Benefits and Compensation

Homeowner Assistance as an Employee Benefit

Historically, the spring and summer months are the busiest times of year in the real estate market. As the weather warms up, it’s a perfect time for employers to consider offering homeowner assistance as an employee benefit. Homeowner assistance benefits, also known as employer-assisted housing (EAH) programs, are becoming increasingly important for employees as the cost of living rises due to inflation and high mortgage rates.

A record number of Americans are struggling to afford rent. The latest data from the Harvard Joint Center for Housing Studies, released in January, found that a record high 22.4 million renter households — or half of renters nationwide — were spending more than 30% of their income on rent in 2022. On top of that, home prices continue to surge in most major U.S. metros. According to Realtor Magazine, some markets even posted double-digit gains in home prices.

And according to a report by SoFi, one in five employees plans to delay buying a home due to financial issues, leading to increased demand for employer assistance.

As homeownership becomes more unattainable for younger generations, adding homeowner assistance as a permanent part of benefit offerings may become necessary to support employees and attract talent.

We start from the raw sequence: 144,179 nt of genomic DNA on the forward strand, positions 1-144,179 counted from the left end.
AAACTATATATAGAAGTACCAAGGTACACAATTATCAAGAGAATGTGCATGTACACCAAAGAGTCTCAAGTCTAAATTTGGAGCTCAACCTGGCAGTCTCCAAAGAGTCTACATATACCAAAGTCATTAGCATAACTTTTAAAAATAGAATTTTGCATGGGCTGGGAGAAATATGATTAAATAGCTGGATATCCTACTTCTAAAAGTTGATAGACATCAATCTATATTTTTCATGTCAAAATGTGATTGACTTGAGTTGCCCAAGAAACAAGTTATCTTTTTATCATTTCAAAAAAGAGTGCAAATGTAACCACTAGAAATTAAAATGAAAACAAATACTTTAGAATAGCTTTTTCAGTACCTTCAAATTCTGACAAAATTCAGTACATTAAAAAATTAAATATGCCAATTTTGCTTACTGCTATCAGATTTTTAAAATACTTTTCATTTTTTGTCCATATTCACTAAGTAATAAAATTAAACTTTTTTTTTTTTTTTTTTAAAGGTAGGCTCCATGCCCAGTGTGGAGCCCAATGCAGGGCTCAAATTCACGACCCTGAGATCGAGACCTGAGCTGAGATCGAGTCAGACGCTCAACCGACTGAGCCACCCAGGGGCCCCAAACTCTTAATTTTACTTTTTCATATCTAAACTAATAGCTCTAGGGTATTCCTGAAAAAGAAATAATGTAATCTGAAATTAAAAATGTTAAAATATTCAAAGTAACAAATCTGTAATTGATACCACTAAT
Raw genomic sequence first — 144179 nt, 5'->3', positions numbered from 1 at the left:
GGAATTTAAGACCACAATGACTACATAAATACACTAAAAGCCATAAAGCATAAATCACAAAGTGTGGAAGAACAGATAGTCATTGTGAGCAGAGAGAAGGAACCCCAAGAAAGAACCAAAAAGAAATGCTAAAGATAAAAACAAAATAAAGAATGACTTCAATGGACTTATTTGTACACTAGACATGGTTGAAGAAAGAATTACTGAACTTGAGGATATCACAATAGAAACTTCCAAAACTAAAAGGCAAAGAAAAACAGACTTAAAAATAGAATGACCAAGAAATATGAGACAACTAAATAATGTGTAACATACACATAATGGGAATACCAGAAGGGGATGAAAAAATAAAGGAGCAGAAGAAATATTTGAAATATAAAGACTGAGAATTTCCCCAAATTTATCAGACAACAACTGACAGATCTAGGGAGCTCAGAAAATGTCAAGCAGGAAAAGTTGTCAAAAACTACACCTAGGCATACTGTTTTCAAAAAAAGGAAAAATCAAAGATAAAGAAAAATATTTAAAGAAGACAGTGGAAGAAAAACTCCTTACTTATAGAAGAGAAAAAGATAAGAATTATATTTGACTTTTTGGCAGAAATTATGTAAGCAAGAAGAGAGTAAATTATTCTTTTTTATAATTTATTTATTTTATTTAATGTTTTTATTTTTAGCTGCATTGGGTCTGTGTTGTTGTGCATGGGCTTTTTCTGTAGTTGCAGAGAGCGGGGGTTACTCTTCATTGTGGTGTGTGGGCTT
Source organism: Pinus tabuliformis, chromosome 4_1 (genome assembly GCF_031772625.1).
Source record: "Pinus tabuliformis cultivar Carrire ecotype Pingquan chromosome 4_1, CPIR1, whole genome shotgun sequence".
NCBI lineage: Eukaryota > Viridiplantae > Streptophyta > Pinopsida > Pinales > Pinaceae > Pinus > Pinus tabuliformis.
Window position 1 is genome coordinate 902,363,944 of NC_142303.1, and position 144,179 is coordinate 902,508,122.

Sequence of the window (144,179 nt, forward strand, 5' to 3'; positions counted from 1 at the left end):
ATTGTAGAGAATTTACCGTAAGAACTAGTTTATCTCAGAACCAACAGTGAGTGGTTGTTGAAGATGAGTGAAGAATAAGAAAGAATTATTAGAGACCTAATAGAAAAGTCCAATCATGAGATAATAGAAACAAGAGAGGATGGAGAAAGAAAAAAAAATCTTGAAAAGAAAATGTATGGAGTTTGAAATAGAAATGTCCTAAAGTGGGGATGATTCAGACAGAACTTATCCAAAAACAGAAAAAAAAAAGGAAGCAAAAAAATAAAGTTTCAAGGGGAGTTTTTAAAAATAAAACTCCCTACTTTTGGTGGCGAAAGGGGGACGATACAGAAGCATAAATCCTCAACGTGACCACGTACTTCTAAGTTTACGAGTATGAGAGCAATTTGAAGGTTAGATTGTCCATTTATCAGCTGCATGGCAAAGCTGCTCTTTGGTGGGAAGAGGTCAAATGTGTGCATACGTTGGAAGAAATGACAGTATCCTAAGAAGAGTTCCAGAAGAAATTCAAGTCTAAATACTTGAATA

How Homeowner Assistance Programs Work

Homeowner assistance benefits are similar to how an employee would contribute a portion of their income to their 401(k), except there’s an option to dedicate a part of their income to future homeownership.

By offering employees the option to dedicate a portion of their income towards homeownership and providing a matching contribution, employers can encourage their employees to save for a down payment on a home. This benefit can help younger generations who may need help saving for a home in today’s market. By making it easier for employees to save for a down payment, this approach could help more people achieve the dream of homeownership and create more stable communities.

Other Types of EAH Programs

At its core, EAH is a benefit program where employers provide assistance — monetary or otherwise — to help employees purchase or rent homes near their workplaces. This can take various forms:

  • Down Payment Assistance: Employers provide funds to assist employees with the initial down payment on a house.
  • Shared Ownership: The employer may purchase a share in the property, which the employee can buy out over time.
  • Guaranteed Loans: Employers may guarantee or subsidize housing loans, which can secure lower interest rates for the employees.
  • Rental Assistance: This includes subsidies or discounts on rents for homes close to the workplace.

Addressing the Affordability Crisis

With home prices soaring, many employees find the dream of homeownership slipping out of reach. EAH programs bridge this gap by providing the necessary financial support. By doing so, employers aren’t just helping employees own homes, but they’re also stabilizing communities and reducing long commutes.

Benefits for Employers